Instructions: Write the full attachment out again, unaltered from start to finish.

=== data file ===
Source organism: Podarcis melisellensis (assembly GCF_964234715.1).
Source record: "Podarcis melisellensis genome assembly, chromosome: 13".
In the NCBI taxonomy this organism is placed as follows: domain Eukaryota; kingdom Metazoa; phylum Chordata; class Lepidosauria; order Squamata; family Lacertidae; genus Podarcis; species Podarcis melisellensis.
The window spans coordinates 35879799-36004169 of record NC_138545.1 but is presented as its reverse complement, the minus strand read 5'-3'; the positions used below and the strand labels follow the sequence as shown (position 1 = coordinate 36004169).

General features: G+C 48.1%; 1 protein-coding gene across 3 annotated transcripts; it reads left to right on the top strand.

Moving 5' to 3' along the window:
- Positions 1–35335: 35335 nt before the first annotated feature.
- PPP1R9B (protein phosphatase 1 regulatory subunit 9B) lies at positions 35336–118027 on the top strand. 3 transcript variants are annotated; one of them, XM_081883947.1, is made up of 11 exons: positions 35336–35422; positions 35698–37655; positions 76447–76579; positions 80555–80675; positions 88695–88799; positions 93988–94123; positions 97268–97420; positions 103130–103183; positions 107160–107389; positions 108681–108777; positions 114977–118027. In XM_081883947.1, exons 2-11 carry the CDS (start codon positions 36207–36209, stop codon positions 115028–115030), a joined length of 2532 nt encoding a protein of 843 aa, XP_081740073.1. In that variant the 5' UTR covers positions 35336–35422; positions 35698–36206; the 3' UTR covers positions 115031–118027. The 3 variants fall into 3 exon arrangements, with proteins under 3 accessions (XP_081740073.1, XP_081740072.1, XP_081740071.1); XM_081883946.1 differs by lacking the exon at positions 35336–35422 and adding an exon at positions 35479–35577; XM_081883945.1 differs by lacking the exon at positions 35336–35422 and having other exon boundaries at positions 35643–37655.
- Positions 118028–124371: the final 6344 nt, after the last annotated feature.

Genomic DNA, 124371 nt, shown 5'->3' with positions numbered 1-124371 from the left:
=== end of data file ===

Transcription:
Source organism: Podarcis melisellensis (assembly GCF_964234715.1).
Source record: "Podarcis melisellensis genome assembly, chromosome: 13".
In the NCBI taxonomy this organism is placed as follows: domain Eukaryota; kingdom Metazoa; phylum Chordata; class Lepidosauria; order Squamata; family Lacertidae; genus Podarcis; species Podarcis melisellensis.
The window spans coordinates 35879799-36004169 of record NC_138545.1 but is presented as its reverse complement, the minus strand read 5'-3'; the positions used below and the strand labels follow the sequence as shown (position 1 = coordinate 36004169).

General features: G+C 48.1%; 1 protein-coding gene across 3 annotated transcripts; it reads left to right on the top strand.

Moving 5' to 3' along the window:
- Positions 1–35335: 35335 nt before the first annotated feature.
- PPP1R9B (protein phosphatase 1 regulatory subunit 9B) lies at positions 35336–118027 on the top strand. 3 transcript variants are annotated; one of them, XM_081883947.1, is made up of 11 exons: positions 35336–35422; positions 35698–37655; positions 76447–76579; positions 80555–80675; positions 88695–88799; positions 93988–94123; positions 97268–97420; positions 103130–103183; positions 107160–107389; positions 108681–108777; positions 114977–118027. In XM_081883947.1, exons 2-11 carry the CDS (start codon positions 36207–36209, stop codon positions 115028–115030), a joined length of 2532 nt encoding a protein of 843 aa, XP_081740073.1. In that variant the 5' UTR covers positions 35336–35422; positions 35698–36206; the 3' UTR covers positions 115031–118027. The 3 variants fall into 3 exon arrangements, with proteins under 3 accessions (XP_081740073.1, XP_081740072.1, XP_081740071.1); XM_081883946.1 differs by lacking the exon at positions 35336–35422 and adding an exon at positions 35479–35577; XM_081883945.1 differs by lacking the exon at positions 35336–35422 and having other exon boundaries at positions 35643–37655.
- Positions 118028–124371: the final 6344 nt, after the last annotated feature.

Genomic DNA, 124371 nt, shown 5'->3' with positions numbered 1-124371 from the left: